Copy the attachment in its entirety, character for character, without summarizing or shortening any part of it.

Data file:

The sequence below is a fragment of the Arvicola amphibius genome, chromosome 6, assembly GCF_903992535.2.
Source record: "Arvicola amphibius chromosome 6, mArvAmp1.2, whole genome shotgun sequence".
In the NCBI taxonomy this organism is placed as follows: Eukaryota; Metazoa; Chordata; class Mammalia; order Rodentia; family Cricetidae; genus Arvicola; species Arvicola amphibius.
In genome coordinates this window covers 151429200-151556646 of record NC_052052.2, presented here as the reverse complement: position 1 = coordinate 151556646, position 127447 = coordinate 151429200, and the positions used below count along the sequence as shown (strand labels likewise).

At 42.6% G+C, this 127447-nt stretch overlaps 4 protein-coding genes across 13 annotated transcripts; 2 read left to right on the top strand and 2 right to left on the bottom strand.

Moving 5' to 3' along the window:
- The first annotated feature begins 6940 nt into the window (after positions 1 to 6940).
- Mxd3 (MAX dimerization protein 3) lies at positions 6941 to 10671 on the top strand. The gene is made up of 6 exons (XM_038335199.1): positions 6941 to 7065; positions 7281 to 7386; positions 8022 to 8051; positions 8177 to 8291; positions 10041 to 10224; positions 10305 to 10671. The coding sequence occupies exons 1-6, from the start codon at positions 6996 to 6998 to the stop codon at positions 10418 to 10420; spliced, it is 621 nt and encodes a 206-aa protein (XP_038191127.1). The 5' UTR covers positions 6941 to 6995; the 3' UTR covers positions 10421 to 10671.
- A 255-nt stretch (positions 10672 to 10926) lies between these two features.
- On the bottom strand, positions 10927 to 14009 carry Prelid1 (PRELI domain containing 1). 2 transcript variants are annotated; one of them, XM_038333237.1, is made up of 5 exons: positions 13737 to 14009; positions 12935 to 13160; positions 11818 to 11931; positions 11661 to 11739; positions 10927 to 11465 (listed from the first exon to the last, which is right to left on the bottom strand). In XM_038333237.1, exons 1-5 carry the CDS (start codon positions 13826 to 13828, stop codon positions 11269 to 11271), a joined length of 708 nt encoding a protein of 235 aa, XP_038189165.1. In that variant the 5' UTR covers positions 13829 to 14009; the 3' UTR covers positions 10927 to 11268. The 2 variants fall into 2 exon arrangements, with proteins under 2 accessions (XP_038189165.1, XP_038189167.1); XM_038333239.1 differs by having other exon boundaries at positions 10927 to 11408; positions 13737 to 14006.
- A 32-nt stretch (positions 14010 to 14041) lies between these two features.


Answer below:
The sequence below is a fragment of the Arvicola amphibius genome, chromosome 6, assembly GCF_903992535.2.
Source record: "Arvicola amphibius chromosome 6, mArvAmp1.2, whole genome shotgun sequence".
In the NCBI taxonomy this organism is placed as follows: Eukaryota; Metazoa; Chordata; class Mammalia; order Rodentia; family Cricetidae; genus Arvicola; species Arvicola amphibius.
In genome coordinates this window covers 151429200-151556646 of record NC_052052.2, presented here as the reverse complement: position 1 = coordinate 151556646, position 127447 = coordinate 151429200, and the positions used below count along the sequence as shown (strand labels likewise).

At 42.6% G+C, this 127447-nt stretch overlaps 4 protein-coding genes across 13 annotated transcripts; 2 read left to right on the top strand and 2 right to left on the bottom strand.

Moving 5' to 3' along the window:
- The first annotated feature begins 6940 nt into the window (after positions 1 to 6940).
- Mxd3 (MAX dimerization protein 3) lies at positions 6941 to 10671 on the top strand. The gene is made up of 6 exons (XM_038335199.1): positions 6941 to 7065; positions 7281 to 7386; positions 8022 to 8051; positions 8177 to 8291; positions 10041 to 10224; positions 10305 to 10671. The coding sequence occupies exons 1-6, from the start codon at positions 6996 to 6998 to the stop codon at positions 10418 to 10420; spliced, it is 621 nt and encodes a 206-aa protein (XP_038191127.1). The 5' UTR covers positions 6941 to 6995; the 3' UTR covers positions 10421 to 10671.
- A 255-nt stretch (positions 10672 to 10926) lies between these two features.
- On the bottom strand, positions 10927 to 14009 carry Prelid1 (PRELI domain containing 1). 2 transcript variants are annotated; one of them, XM_038333237.1, is made up of 5 exons: positions 13737 to 14009; positions 12935 to 13160; positions 11818 to 11931; positions 11661 to 11739; positions 10927 to 11465 (listed from the first exon to the last, which is right to left on the bottom strand). In XM_038333237.1, exons 1-5 carry the CDS (start codon positions 13826 to 13828, stop codon positions 11269 to 11271), a joined length of 708 nt encoding a protein of 235 aa, XP_038189165.1. In that variant the 5' UTR covers positions 13829 to 14009; the 3' UTR covers positions 10927 to 11268. The 2 variants fall into 2 exon arrangements, with proteins under 2 accessions (XP_038189165.1, XP_038189167.1); XM_038333239.1 differs by having other exon boundaries at positions 10927 to 11408; positions 13737 to 14006.
- A 32-nt stretch (positions 14010 to 14041) lies between these two features.